If you’re a boat owner, it’s more than a little likely that you’ll end up spending time in a boatyard doing your own routine maintenance, such as bottom painting. The unfortunate news is that there are some folks out there who can unwittingly conspire to make your boatyard stay an unpleasant one. And you might even become one of those folks if you don’t know the basics of good boatyard etiquette. With that in mind, let us present to you some basic yet unwritten guidelines for staying out of trouble during your next boatyard stay.

A photo of a boatyard.

Boatyards are great places to take care of routine maintenance and occasional repairs, but a few bad customers can spoil it for everyone. Photo courtesy of Pierside Boatworks

Thou Shalt Not Park Thine Vehicle in the Travelift Slip

You’d be surprised at how frequently an improperly parked vehicle brings a boatyard hauling operation to a complete halt. Even if you don’t see the Travelift parked somewhere you’re thinking of parking (and that sometimes means in the rows between boats, too), that doesn’t mean it won’t need to be there ten minutes from now. Park only in specific designated areas, or the yard may just launch your car into the water.

Thou Shalt Dispose of Toxic Materials Responsibly

No, the boatyard’s regular service dumpster is not the place for your engine’s worn out 10W-40 motor oil, your bottom’s leftover ablative paint, or the half-empty container of paint stripper sitting in your lazarette. If you don’t see a place to dispose of these nasty materials, ask. Most boatyards have some sort of program for disposing of hazardous materials properly, so make use of them.

A photo of oil recycling equipment.

Most boatyards have facilities for disposing of oil and oil filters properly. Use them, not the dumpster. Image courtesy of Wikimedia Commons

Thou Shalt Use a Dustless Sander

Dust clouds of any sort are not welcome at a boatyard, especially if that dust is made up of bottom paint or fiberglass. It’s almost impossible to find a boatyard that allows open-air sanding these days, and for good reason. Those airborne particles not only stain people’s boats and equipment, but can be a health hazard, too. Don’t worry if you don’t have the requisite equipment; many yards rent dustless sander setups for a reasonable fee.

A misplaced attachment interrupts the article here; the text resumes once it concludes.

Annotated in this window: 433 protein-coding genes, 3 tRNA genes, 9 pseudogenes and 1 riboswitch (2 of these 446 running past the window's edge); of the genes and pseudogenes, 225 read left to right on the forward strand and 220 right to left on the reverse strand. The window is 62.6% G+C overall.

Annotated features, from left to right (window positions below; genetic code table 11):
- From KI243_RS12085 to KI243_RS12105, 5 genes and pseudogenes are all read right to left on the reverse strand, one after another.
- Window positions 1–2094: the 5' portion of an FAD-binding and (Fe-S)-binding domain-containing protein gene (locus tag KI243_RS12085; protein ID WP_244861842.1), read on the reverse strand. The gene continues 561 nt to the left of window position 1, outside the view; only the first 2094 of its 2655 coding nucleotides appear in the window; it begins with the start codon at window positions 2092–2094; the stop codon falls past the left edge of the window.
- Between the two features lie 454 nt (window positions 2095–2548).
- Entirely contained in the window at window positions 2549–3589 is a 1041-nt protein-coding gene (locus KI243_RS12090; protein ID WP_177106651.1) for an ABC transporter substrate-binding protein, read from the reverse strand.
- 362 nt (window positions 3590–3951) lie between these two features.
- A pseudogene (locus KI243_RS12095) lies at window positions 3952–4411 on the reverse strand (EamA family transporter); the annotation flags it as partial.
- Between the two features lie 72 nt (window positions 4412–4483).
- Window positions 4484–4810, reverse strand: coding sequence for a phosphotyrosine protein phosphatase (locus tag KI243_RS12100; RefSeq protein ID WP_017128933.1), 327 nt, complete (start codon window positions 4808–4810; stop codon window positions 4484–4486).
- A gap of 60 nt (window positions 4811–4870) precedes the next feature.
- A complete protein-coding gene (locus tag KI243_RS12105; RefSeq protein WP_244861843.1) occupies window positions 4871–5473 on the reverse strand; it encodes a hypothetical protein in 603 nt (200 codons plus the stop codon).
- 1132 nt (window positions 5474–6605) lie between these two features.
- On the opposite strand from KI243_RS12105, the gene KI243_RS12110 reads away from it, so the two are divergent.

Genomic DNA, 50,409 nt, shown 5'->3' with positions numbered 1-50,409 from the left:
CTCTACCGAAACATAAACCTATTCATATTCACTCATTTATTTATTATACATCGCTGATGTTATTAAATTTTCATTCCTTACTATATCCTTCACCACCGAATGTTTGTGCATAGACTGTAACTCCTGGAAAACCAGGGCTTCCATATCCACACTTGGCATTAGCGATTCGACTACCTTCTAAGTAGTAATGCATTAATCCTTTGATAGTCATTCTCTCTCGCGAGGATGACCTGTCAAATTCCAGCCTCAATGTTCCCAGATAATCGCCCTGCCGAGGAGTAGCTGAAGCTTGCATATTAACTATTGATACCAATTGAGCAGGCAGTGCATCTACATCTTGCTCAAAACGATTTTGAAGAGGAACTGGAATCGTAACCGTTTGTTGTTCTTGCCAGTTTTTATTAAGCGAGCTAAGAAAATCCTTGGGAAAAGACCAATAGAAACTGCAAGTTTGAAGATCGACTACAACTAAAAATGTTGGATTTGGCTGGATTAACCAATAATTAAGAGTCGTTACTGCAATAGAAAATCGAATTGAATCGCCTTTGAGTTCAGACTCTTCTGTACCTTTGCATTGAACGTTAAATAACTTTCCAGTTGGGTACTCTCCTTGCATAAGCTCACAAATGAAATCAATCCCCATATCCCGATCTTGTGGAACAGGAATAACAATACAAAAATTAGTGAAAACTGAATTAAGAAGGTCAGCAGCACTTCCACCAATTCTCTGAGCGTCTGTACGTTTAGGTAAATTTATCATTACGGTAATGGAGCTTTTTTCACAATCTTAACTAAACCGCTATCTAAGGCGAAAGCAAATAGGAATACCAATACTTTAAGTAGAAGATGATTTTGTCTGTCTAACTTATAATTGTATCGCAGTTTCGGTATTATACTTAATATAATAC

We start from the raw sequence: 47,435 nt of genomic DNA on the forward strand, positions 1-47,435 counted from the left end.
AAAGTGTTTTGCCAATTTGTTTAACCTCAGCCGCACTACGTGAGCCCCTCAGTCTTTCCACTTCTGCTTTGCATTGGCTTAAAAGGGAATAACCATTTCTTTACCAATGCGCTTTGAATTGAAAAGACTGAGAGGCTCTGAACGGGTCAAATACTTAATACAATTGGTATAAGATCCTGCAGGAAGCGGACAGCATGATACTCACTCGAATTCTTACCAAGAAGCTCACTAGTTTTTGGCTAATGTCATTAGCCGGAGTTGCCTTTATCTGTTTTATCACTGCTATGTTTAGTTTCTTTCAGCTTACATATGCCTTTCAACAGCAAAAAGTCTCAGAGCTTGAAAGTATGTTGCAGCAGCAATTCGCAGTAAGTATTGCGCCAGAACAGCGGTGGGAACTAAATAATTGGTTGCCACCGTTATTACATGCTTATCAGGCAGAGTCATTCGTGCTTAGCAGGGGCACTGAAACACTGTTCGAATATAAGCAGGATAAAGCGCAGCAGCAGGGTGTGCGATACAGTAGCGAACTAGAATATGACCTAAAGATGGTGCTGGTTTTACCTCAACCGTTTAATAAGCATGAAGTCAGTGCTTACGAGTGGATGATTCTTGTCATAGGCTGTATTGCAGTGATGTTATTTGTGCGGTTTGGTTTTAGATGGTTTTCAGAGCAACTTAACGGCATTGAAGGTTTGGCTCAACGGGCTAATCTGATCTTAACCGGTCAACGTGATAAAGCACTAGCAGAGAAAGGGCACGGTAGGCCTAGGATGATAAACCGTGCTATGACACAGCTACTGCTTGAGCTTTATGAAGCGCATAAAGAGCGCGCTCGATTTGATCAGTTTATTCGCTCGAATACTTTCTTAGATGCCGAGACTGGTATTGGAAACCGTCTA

Thou Shalt Not Ask To Use the Boatyard’s Tools

If you don’t have the right impeller puller, die grinder, or metric socket to complete your DIY project, don’t expect the yard to lend them to you. In fact, don’t even ask. Boatyards incur a significant expense to have the tools on hand that they need to do serious work. One way to become an unwelcome boatyard guest is to ask them if you can borrow their 12 millimeter socket wrench for a few minutes.

A photo of boatyard tools.

Hands off. The boatyard's tools are not yours for the taking. Photo: Gary Reich

Thou Shalt Not Go Where Thou Art Not Allowed

In a previous life as a boat yard service manager, I can’t tell you how many times the crew and I came back from lunch to find a boatyard customer rummaging through our workshop (see above commandment). The shops and service outfits at your boatyard aren’t actually part of the facilities you’re paying for when you keep your boat at a boatyard, so unless you’ve been invited, stay out. It’s sort of like going into your neighbor’s garage and looking around without an invitation.

While there are certainly more things you can do to be a good boatyard tenant, minding these essential commandments can make the difference between an unpleasant visit and a horrible one… for you and the boatyard.